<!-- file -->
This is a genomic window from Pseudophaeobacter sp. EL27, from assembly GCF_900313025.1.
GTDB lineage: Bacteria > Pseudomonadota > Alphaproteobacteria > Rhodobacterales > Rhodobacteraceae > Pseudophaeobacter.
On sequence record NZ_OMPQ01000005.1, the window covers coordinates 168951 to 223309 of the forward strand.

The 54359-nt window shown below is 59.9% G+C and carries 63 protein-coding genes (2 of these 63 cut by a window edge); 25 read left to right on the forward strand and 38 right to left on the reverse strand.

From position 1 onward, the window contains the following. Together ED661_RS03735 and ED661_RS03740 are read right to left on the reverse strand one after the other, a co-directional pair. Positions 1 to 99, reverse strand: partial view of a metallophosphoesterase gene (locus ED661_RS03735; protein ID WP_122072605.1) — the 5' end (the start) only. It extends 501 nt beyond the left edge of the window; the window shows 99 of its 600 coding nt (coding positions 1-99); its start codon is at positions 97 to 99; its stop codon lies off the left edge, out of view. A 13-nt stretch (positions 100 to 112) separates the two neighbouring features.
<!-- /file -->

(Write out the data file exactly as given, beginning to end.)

This is a genomic window from Pseudophaeobacter sp. EL27, from assembly GCF_900313025.1.
GTDB lineage: Bacteria > Pseudomonadota > Alphaproteobacteria > Rhodobacterales > Rhodobacteraceae > Pseudophaeobacter.
On sequence record NZ_OMPQ01000005.1, the window covers coordinates 168951 to 223309 of the forward strand.

The 54359-nt window shown below is 59.9% G+C and carries 63 protein-coding genes (2 of these 63 cut by a window edge); 25 read left to right on the forward strand and 38 right to left on the reverse strand.

From position 1 onward, the window contains the following. Together ED661_RS03735 and ED661_RS03740 are read right to left on the reverse strand one after the other, a co-directional pair. Positions 1 to 99, reverse strand: partial view of a metallophosphoesterase gene (locus ED661_RS03735; protein ID WP_122072605.1) — the 5' end (the start) only. It extends 501 nt beyond the left edge of the window; the window shows 99 of its 600 coding nt (coding positions 1-99); its start codon is at positions 97 to 99; its stop codon lies off the left edge, out of view. A 13-nt stretch (positions 100 to 112) separates the two neighbouring features.